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In certain instances, military spouses can also qualify for a VA loan if they meet certain criteria. It’s important to understand how a VA loan works for military members and their spouses if you are considering a VA loan.
Can a service member’s spouse get a VA loan?
A service member’s spouse can get a VA loan in a few ways. They can be an active service member (for at least 90 continuous days — all at once, without a break in service) or veteran, or they can be a civilian and agree to be a co-borrower on the mortgage. In addition, if they are the surviving spouse of a service member or veteran, they may also qualify under specific conditions.
If you are married to a service member or veteran and you are a civilian, however, you cannot apply for a VA mortgage solely in your name. VA loans are only for individuals who have served in the military.
If you are married to a civilian with whom you plan to co-borrow on a VA loan, both you and your spouse must meet certain criteria. The good news? You may qualify for a larger loan if your spouse has a higher income. Eligibility requirements for most VA loans are based on your military service, of course, but also on financials like credit score and debt-to-income ratios. These standards also apply if one or both spouses are military members or veterans.
In most cases, you will need the following to qualify for a VA loan:
- A credit score of at least 620 (the VA has no minimum credit score requirement, but many lenders typically set one)
- A debt-to-income (DTI) ratio of no more than 41 percent
In addition, unless you (or your spouse) are on active duty, you will both need to move into the property within 60 days of closing the mortgage.
VA loan surviving spouse requirements
If you’re the spouse of a deceased veteran, you could qualify for a VA loan under these circumstances:
- The veteran died while in service (or from a disability related to service) and you didn’t remarry, or the veteran had been disabled and died, but their disability might not have been the cause of death
- The veteran died while in service (or from a disability related to service) and you didn’t remarry before Dec. 16, 2003, or turning 57 years old
- The veteran is missing in action or a prisoner of war
To apply, you must first obtain the veteran’s certificate of eligibility (COE) and DD Form 214 (record of service). You can get these online through the VA website or by contacting a regional VA office.
Do service members have to list spouses on VA loans?
If you’re a service member or veteran you’re not required to co-borrow with or list your spouse on the VA loan application. If your spouse isn’t a co-borrower, however, you won’t be able to have their income count, which probably will curtail the amount you might qualify for. For this reason, many military couples jointly apply for a VA loan.
Having a spouse as a co-borrower on a VA loan can also improve other features of your financial profile, like debt-to-income ratio and credit score. Making both items appear stronger may help secure a lower interest rate on your mortgage.
There are not a lot of downsides to co-borrowing on a VA loan, although all the things that make it a positive choice (credit score, income, debts) may also have a negative impact — if your spouse’s financials are in poorer shape than yours.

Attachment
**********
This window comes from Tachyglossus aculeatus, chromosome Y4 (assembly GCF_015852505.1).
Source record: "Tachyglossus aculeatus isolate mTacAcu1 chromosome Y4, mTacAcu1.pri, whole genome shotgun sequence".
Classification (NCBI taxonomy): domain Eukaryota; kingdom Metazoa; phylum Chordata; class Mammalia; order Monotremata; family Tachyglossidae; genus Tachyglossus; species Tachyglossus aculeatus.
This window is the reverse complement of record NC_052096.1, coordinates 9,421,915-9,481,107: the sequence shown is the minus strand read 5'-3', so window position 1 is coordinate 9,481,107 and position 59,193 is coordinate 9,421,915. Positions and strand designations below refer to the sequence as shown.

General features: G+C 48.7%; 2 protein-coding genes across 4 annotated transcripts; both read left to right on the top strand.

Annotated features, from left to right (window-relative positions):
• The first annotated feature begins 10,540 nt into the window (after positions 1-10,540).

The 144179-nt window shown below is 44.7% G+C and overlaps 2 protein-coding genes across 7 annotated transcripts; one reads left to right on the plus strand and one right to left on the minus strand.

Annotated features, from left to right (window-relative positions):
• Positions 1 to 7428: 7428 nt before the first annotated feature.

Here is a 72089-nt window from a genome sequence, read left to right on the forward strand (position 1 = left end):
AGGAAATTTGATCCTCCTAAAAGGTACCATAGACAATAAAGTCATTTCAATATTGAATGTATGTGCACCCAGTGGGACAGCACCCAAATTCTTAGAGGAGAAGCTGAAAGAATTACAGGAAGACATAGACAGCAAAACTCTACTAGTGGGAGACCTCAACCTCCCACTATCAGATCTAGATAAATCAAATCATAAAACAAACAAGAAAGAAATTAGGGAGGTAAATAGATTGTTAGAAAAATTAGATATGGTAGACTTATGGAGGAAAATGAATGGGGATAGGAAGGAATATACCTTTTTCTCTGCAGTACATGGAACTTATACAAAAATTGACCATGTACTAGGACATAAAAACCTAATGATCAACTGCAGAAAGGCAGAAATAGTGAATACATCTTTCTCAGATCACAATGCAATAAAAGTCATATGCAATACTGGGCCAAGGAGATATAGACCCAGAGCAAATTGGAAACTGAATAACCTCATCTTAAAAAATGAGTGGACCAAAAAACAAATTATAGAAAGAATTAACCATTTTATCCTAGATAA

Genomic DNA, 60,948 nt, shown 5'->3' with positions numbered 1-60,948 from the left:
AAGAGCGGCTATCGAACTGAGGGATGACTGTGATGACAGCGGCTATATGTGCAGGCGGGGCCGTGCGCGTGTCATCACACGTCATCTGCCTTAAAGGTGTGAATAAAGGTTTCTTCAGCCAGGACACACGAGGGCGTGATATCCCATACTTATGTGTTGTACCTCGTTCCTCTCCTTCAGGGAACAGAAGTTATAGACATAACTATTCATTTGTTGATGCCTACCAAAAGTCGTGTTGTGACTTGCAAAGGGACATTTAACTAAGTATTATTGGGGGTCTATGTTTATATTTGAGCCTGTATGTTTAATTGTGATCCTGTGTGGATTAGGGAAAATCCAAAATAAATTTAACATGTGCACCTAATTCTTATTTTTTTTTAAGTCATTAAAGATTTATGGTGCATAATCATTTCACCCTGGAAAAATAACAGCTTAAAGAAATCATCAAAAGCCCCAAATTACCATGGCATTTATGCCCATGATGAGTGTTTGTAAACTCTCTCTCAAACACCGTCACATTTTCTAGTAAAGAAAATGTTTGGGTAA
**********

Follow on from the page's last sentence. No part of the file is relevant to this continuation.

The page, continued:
How does divorce impact a VA loan?
The general rule: Unless the service member or veteran is deceased, you’ll need their participation to qualify for another VA loan, including if you’d like to refinance in divorce proceedings.
If you’re currently divorcing a spouse you co-borrowed the mortgage with, your next steps depend on how you decide to handle the marital property and the applicable laws in your state. If you are not a co-borrower on the mortgage, you would have to assume your mortgage or refinance the mortgage to stay in the home.
Another aspect that could make things difficult is the loan’s VA entitlement on the property. A full VA entitlement affects the money the government guarantees to your lender if you default on a loan that’s over $144,000. In that case, the government will pay up to 25 percent of the total loan amount. The entitlement situation can be complicated when a service person has a civilian spouse who keeps the home and the mortgage in a divorce.
If the loan remains active, the service member has only “remaining entitlement” — and that affects the size of an additional VA loan they could take out, say to buy another home with a new spouse. When this occurs, the civilian ex-spouse is responsible for paying off or refinancing the VA loan. Only then will the service member’s full entitlement be restored.
And if you’re already divorced from a service member or veteran, you can’t get a new VA loan based on their eligibility.
VA loan spouse requirements FAQ
If you’re co-borrowing a VA loan with your spouse, your and your spouse’s credit, debt and income determine what you might qualify for. If you aren’t co-borrowing with a spouse but live in a community property state, your spouse’s finances might still come into play. If your spouse’s credit needs work, it might make sense to leave them off the mortgage but add them to the home’s title. This means your spouse has an ownership stake but isn’t liable for making mortgage payments, which could help you qualify for better loan terms.
To qualify for a VA loan with a partner who is a service member or veteran, you’re required to be “married” as defined or recognized by your state. This includes common-law and same-sex marriages. However, if you’re unmarried but both have served, you could qualify for a VA loan based on both your entitlements.